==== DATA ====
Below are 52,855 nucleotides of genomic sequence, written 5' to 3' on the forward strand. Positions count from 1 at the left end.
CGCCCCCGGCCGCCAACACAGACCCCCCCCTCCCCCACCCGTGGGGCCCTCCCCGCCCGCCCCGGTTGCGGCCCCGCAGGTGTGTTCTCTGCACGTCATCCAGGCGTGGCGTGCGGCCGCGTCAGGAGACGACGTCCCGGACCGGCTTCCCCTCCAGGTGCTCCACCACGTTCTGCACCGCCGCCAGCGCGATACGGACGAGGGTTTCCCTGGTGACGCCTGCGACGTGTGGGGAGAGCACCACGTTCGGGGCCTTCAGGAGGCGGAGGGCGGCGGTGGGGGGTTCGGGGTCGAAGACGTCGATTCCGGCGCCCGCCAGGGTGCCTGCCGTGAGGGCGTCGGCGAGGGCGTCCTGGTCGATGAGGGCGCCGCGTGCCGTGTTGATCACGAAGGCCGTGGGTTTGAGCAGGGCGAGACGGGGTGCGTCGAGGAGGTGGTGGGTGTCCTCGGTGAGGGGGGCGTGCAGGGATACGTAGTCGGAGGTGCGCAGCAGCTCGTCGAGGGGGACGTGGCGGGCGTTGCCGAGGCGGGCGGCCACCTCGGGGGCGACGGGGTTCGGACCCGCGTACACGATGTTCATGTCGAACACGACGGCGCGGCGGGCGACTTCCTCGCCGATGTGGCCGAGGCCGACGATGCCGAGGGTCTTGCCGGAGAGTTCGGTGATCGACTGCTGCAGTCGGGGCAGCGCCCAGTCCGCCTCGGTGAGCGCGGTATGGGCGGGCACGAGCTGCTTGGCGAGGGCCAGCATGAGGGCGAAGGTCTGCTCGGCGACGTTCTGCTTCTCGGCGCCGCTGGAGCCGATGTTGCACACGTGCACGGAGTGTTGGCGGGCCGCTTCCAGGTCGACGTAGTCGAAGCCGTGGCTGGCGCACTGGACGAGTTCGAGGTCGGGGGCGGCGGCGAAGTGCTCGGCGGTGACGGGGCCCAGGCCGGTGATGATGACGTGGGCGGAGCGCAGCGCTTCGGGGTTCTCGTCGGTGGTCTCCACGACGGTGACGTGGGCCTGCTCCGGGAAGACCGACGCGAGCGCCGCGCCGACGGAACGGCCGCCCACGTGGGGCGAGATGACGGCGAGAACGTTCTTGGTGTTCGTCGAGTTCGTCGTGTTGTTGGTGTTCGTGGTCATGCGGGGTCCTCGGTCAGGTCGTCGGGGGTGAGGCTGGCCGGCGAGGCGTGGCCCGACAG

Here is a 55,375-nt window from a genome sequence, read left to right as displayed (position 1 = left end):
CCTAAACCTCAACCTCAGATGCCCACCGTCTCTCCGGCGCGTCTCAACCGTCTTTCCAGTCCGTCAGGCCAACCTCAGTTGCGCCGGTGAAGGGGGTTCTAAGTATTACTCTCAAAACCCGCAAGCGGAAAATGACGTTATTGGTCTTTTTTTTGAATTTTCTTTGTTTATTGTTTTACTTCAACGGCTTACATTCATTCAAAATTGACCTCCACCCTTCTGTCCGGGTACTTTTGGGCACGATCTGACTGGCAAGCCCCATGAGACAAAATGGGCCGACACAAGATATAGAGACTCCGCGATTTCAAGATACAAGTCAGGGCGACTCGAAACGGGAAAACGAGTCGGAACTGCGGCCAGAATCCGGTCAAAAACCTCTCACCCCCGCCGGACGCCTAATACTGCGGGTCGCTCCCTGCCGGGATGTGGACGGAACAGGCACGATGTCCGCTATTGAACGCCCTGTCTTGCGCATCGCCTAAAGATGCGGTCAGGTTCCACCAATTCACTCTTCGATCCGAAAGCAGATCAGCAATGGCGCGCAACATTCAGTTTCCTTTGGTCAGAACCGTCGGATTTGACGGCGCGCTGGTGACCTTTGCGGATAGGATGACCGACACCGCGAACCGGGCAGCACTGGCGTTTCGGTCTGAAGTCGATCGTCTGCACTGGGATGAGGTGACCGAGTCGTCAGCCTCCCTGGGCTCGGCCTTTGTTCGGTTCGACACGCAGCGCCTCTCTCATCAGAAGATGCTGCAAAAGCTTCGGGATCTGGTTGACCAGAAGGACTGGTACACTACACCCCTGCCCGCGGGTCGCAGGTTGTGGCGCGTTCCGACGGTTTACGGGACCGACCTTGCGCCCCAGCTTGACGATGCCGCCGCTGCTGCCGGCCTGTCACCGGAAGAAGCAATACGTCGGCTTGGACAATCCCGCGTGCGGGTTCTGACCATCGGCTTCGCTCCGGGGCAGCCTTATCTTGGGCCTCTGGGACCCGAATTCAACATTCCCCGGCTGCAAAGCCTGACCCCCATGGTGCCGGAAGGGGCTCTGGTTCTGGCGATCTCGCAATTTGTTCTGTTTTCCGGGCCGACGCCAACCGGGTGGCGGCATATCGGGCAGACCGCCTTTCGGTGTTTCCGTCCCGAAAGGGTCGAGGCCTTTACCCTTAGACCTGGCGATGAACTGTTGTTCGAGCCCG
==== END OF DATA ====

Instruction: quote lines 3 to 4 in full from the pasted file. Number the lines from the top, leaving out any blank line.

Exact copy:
Here is a 55,375-nt window from a genome sequence, read left to right as displayed (position 1 = left end):
CCTAAACCTCAACCTCAGATGCCCACCGTCTCTCCGGCGCGTCTCAACCGTCTTTCCAGTCCGTCAGGCCAACCTCAGTTGCGCCGGTGAAGGGGGTTCTAAGTATTACTCTCAAAACCCGCAAGCGGAAAATGACGTTATTGGTCTTTTTTTTGAATTTTCTTTGTTTATTGTTTTACTTCAACGGCTTACATTCATTCAAAATTGACCTCCACCCTTCTGTCCGGGTACTTTTGGGCACGATCTGACTGGCAAGCCCCATGAGACAAAATGGGCCGACACAAGATATAGAGACTCCGCGATTTCAAGATACAAGTCAGGGCGACTCGAAACGGGAAAACGAGTCGGAACTGCGGCCAGAATCCGGTCAAAAACCTCTCACCCCCGCCGGACGCCTAATACTGCGGGTCGCTCCCTGCCGGGATGTGGACGGAACAGGCACGATGTCCGCTATTGAACGCCCTGTCTTGCGCATCGCCTAAAGATGCGGTCAGGTTCCACCAATTCACTCTTCGATCCGAAAGCAGATCAGCAATGGCGCGCAACATTCAGTTTCCTTTGGTCAGAACCGTCGGATTTGACGGCGCGCTGGTGACCTTTGCGGATAGGATGACCGACACCGCGAACCGGGCAGCACTGGCGTTTCGGTCTGAAGTCGATCGTCTGCACTGGGATGAGGTGACCGAGTCGTCAGCCTCCCTGGGCTCGGCCTTTGTTCGGTTCGACACGCAGCGCCTCTCTCATCAGAAGATGCTGCAAAAGCTTCGGGATCTGGTTGACCAGAAGGACTGGTACACTACACCCCTGCCCGCGGGTCGCAGGTTGTGGCGCGTTCCGACGGTTTACGGGACCGACCTTGCGCCCCAGCTTGACGATGCCGCCGCTGCTGCCGGCCTGTCACCGGAAGAAGCAATACGTCGGCTTGGACAATCCCGCGTGCGGGTTCTGACCATCGGCTTCGCTCCGGGGCAGCCTTATCTTGGGCCTCTGGGACCCGAATTCAACATTCCCCGGCTGCAAAGCCTGACCCCCATGGTGCCGGAAGGGGCTCTGGTTCTGGCGATCTCGCAATTTGTTCTGTTTTCCGGGCCGACGCCAACCGGGTGGCGGCATATCGGGCAGACCGCCTTTCGGTGTTTCCGTCCCGAAAGGGTCGAGGCCTTTACCCTTAGACCTGGCGATGAACTGTTGTTCGAGCCCG